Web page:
Indian state of Bihar enjoys the mainstream media limelight for myriad issues attached to the region. Yet, touring is definitely not something that captivates a wanderer's mind when 'Bihar' is the keyword. Yea, let's accept that tourism was never Bihar's forte, not even today, despite the frail effort from Bihar Tourism to glorify its scattered gems. But it is our country. We're no guests. We need no invitation, no permission or, guidance to explore our own motherland. To hell with futile optimism of development and better tourism infrastructure! Hoping for a better tomorrow is the lie. Today is the only truth you got. Take out your map, do some web digging, lace up your boots and you're ready for the journey. Incredible India is waiting for you to unravel her mystery at every nook and corner. I found Bihar quite backpacker friendly and so would you. Visiting the Barabar Caves was a part of my motorcycling itinerary to Bodh Gaya this January.
|It was bumpy, dusty and warm. Voila! I was riding through the rural Bihar.|
If you ever visited Bodh Gaya and assumed that you have seen quite a bit of Bihar, then it's high time for you to understand- you're yet to explore the real Bihar. In Bodh Gaya there are well maintained, properly labeled roads, adequate transports, plenty of shops and thousands of happy multicolored faces to give you a comforting tourist vibe. Buddy, that picture comes noway closer to the interiors of Bihar, or most other Indian states in that matter. I had taken that motorcycle ride not only to connect another dot on the Buddhist Circuit, but also to get proper glimpses of the neighboring state whose tourism seldom comes in picture despite its abundant sites of tourist interest!
|Although this isn't a series of thousand stairs, elder people might still find the ascent tiring.|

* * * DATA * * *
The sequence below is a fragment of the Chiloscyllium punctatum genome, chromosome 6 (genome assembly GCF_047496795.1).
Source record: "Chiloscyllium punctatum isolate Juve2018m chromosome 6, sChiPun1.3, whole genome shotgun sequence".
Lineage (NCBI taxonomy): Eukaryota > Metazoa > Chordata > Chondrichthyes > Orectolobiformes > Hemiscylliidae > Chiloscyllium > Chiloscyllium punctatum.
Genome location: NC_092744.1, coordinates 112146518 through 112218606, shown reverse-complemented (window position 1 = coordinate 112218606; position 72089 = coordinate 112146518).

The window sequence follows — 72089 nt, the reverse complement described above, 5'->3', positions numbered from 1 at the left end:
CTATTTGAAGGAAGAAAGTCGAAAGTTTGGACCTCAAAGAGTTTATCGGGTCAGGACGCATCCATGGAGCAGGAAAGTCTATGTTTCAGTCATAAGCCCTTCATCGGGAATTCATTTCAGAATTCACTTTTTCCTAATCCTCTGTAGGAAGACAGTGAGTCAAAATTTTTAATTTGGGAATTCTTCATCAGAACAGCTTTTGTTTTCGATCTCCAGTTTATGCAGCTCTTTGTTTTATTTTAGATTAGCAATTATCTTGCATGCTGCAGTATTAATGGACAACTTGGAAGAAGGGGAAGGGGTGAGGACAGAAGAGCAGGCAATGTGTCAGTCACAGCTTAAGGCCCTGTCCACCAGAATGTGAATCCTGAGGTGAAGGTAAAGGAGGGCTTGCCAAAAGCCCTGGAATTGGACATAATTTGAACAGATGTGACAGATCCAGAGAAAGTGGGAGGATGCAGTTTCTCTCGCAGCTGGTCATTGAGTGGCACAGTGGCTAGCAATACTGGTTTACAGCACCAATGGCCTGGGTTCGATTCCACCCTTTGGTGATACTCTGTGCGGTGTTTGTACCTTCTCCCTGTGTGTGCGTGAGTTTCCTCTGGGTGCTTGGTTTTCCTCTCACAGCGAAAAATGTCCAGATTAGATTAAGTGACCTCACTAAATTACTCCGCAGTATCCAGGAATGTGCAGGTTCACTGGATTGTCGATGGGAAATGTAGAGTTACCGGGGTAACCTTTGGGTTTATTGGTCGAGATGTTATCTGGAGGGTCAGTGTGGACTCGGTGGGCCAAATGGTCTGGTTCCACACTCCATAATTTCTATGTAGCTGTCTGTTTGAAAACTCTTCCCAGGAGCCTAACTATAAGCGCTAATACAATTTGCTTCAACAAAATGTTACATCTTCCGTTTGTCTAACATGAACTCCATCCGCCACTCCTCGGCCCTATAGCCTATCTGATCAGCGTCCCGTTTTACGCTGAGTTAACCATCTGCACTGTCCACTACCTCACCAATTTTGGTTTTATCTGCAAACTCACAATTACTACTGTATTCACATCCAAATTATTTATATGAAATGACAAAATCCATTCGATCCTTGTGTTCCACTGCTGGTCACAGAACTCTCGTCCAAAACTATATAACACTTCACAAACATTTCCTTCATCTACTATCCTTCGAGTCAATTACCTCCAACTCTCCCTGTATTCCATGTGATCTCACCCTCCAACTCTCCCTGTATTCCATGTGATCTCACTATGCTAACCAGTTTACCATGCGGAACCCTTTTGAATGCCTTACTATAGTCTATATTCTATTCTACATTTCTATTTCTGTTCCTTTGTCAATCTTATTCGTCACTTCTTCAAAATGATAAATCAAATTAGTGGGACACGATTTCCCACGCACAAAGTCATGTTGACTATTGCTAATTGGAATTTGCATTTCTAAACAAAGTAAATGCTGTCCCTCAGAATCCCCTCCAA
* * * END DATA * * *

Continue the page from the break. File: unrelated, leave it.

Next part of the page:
Do not ask me how but it is true that Indians have been cutting through rocks, sculpting exquisite pieces of art and architecture since last 2,300 years or more. Still standing Ellora Caves, Ajanta Caves, Badami cave Temples, caves at Mahabalipuram etc are living testament of unparalleled Indian craftsmanship in rock-cut architecture. More than 1,500 rock-cut structures have been discovered in India till date and the Barabar Caves in Bihar is the oldest of them all. Located on a hillock, roughly 43 kilometers away from Bodh Gaya, these caves carry inscriptions which date back to third century BC. Yes, here we're talking of caves hailing from Mauryan Era!
|As soon as you take the last leap you'll be greeted by a mammoth whale-shaped, fenced, stony structure at your left- the Barabar Caves.|
I took the SH-4 till Khizersarai and the road didn't give much opportunities to complain either. In the middle of a busy market place at Khizersarai, you have to take a left diversion to get in to Barabar-Panari-Diha Road which will take you to the Barabar Hill through the dried riverbed of Falgu. The last eight kilometers of the journey was through meandering broken roads, pebbled paths, sand beds and dried agricultural lands. It was bumpy, dusty and warm. Voila! I was riding through the rural Bihar. My mobile Internet too had given up its reach. I was smart enough to save the map earlier for 'off line' use. The voice navigation accurately guided me till the foothill of Barabar Caves. Two local guys directed me towards the entrance.
|Inside the Sudama Cave. Look how smooth the wall polish is even after 2,200-2,300 years!|